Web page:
N0tinmylife Tue 04-Dec-12 13:44:42

Thanks for the replies, it sounds like there is something in it, so I may give it a go. I rode him again this morning, and he let me get on with no problems, which was a relief, at least we have not gone too far backwards!

Pixel Tue 04-Dec-12 18:01:34

I don't know anything about aromatherapy but from what you say about your horse being scared after you fell off I wonder if in the past someone has lost their temper in a similar situation in the past and given him a thrashing?

Ponyofdoom Tue 04-Dec-12 23:28:17

The aromatherapy sounds like b*llocks to me, I would save your money and use it for more lessons. Someone falling off is unsurprisingly unnerving for the horse and yes it might have been whacked by someone previously, so time and patience and building up trust together are needed. It takes a year to bond with a new horse it is said and that is about right in my experience.

Zazzles007 Wed 05-Dec-12 04:11:21

Wow pony, did you mean to come into N0t's thread and shit all over her question? How lovely. hmm

N0t, I think that if you want to get 2-3 different oils for your horse and give them a go, then you should. With an animal who can't speak and tell you what it thinks, its all trial and error anyway. There is also a study from the University of Southampton which shows a positive effect of oils on horses compared to a placebo.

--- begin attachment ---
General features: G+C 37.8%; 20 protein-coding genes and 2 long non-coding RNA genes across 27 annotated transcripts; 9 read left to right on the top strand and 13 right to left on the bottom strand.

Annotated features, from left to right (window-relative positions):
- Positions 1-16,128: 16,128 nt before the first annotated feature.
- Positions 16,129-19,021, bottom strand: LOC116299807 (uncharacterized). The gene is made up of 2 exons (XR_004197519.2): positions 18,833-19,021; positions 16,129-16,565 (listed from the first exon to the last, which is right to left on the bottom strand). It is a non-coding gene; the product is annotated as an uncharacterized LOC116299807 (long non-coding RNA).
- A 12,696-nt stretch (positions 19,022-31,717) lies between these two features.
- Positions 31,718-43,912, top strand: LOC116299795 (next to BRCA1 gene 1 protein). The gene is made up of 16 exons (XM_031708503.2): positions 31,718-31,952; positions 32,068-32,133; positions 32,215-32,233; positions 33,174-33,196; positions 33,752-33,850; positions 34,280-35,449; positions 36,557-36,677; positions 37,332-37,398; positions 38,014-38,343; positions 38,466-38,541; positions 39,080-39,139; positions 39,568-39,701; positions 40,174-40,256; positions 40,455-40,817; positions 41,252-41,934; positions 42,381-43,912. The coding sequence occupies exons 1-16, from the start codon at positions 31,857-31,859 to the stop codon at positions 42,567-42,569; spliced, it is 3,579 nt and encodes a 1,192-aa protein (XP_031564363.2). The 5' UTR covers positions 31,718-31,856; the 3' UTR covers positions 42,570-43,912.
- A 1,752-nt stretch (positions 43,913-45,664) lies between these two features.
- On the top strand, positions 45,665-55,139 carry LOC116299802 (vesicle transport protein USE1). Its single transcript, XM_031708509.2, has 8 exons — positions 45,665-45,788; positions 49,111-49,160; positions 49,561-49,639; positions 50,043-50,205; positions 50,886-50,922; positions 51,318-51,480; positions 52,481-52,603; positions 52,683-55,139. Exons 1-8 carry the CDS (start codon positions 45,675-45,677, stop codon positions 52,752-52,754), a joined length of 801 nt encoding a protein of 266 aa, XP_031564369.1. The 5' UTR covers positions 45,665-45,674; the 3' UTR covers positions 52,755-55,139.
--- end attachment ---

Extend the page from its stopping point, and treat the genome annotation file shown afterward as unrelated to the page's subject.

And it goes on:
The effects of aromatherapy oil on the behaviour of stabled horses

Hope this helps.

N0tinmylife Wed 05-Dec-12 11:54:17

Pixel I think you are probably right, he was certainly behaving as if he expected a whack!

Pony, thanks for that, have you tried aromatherapy and found it doesn't work? I am keeping an open mind. I will be carrying on with the lessons, and doing all the usual stuff, but I don't want to rule out something that might help in addition to that.

Thanks for the link Zazzles, I'll have a look.

Pixel Wed 05-Dec-12 17:06:13

Can't do any harm to try can it hopefully and it might be interesting.

I'm a lot more open-minded about these things having seen the effect acupuncture is having on my sister's pony. It's a bit early to tell what effect it is having on his arthritis (effect cumulative apparently) but after a treatment he looks exactly like dhorse does after the vet gives him a heavy dose of sedative. It's very odd how something similar to a few bits of fuse wire can do that!

Also, have you thought of trying one of the 'calmer' supplements in his feed?

Thistledew Wed 05-Dec-12 17:33:14

Based on my experiences, I would suggest Rescue Remedy for when your horse gets himself in a tizz. Some horses love it and will happily lick a dropper-full out of your hand. If he is not keen on it then rubbing some around his nostrils should help.

It is great stuff, as well as dosing me and my pony with the stuff, my mum once revived my hamster with one drop when it was comatose after being stuck in a humane mousetrap for the weekend.